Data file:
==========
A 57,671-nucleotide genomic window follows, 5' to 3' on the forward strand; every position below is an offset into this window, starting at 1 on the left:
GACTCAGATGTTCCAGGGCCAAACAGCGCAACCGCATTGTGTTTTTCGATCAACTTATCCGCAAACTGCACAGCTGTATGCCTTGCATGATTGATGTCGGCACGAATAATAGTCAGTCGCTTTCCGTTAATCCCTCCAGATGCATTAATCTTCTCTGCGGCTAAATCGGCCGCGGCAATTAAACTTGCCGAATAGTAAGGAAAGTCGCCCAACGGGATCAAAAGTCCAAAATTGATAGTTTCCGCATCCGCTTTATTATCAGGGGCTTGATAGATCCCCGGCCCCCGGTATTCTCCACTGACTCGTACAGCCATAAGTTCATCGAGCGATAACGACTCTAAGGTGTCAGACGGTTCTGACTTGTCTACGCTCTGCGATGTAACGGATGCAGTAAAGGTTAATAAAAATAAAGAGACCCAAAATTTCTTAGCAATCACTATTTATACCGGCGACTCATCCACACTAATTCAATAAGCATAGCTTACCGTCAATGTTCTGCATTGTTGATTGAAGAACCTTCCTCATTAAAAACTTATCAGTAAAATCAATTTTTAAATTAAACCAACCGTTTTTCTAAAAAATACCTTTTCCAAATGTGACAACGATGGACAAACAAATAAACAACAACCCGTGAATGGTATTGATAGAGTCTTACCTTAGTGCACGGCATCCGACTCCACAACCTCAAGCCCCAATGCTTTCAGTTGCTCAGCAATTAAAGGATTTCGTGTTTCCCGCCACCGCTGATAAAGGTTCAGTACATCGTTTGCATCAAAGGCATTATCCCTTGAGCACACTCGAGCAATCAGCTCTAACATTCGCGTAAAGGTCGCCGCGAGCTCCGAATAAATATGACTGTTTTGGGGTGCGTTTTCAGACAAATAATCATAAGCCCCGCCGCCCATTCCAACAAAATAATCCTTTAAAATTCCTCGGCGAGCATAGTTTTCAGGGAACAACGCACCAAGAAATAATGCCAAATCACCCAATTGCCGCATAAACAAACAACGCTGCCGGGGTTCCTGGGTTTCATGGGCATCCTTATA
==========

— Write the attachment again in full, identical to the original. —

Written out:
A 57,671-nucleotide genomic window follows, 5' to 3' on the forward strand; every position below is an offset into this window, starting at 1 on the left:
GACTCAGATGTTCCAGGGCCAAACAGCGCAACCGCATTGTGTTTTTCGATCAACTTATCCGCAAACTGCACAGCTGTATGCCTTGCATGATTGATGTCGGCACGAATAATAGTCAGTCGCTTTCCGTTAATCCCTCCAGATGCATTAATCTTCTCTGCGGCTAAATCGGCCGCGGCAATTAAACTTGCCGAATAGTAAGGAAAGTCGCCCAACGGGATCAAAAGTCCAAAATTGATAGTTTCCGCATCCGCTTTATTATCAGGGGCTTGATAGATCCCCGGCCCCCGGTATTCTCCACTGACTCGTACAGCCATAAGTTCATCGAGCGATAACGACTCTAAGGTGTCAGACGGTTCTGACTTGTCTACGCTCTGCGATGTAACGGATGCAGTAAAGGTTAATAAAAATAAAGAGACCCAAAATTTCTTAGCAATCACTATTTATACCGGCGACTCATCCACACTAATTCAATAAGCATAGCTTACCGTCAATGTTCTGCATTGTTGATTGAAGAACCTTCCTCATTAAAAACTTATCAGTAAAATCAATTTTTAAATTAAACCAACCGTTTTTCTAAAAAATACCTTTTCCAAATGTGACAACGATGGACAAACAAATAAACAACAACCCGTGAATGGTATTGATAGAGTCTTACCTTAGTGCACGGCATCCGACTCCACAACCTCAAGCCCCAATGCTTTCAGTTGCTCAGCAATTAAAGGATTTCGTGTTTCCCGCCACCGCTGATAAAGGTTCAGTACATCGTTTGCATCAAAGGCATTATCCCTTGAGCACACTCGAGCAATCAGCTCTAACATTCGCGTAAAGGTCGCCGCGAGCTCCGAATAAATATGACTGTTTTGGGGTGCGTTTTCAGACAAATAATCATAAGCCCCGCCGCCCATTCCAACAAAATAATCCTTTAAAATTCCTCGGCGAGCATAGTTTTCAGGGAACAACGCACCAAGAAATAATGCCAAATCACCCAATTGCCGCATAAACAAACAACGCTGCCGGGGTTCCTGGGTTTCATGGGCATCCTTATA